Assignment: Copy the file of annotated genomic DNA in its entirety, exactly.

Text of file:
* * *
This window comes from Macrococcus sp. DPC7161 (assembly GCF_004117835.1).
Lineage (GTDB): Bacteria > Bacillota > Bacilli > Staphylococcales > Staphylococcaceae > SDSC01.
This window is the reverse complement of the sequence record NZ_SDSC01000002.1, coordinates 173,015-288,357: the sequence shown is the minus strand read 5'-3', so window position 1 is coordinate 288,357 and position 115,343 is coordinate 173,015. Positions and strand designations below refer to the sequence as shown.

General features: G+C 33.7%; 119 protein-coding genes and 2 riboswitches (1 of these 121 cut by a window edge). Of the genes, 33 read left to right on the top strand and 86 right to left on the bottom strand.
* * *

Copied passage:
This window comes from Macrococcus sp. DPC7161 (assembly GCF_004117835.1).
Lineage (GTDB): Bacteria > Bacillota > Bacilli > Staphylococcales > Staphylococcaceae > SDSC01.
This window is the reverse complement of the sequence record NZ_SDSC01000002.1, coordinates 173,015-288,357: the sequence shown is the minus strand read 5'-3', so window position 1 is coordinate 288,357 and position 115,343 is coordinate 173,015. Positions and strand designations below refer to the sequence as shown.

General features: G+C 33.7%; 119 protein-coding genes and 2 riboswitches (1 of these 121 cut by a window edge). Of the genes, 33 read left to right on the top strand and 86 right to left on the bottom strand.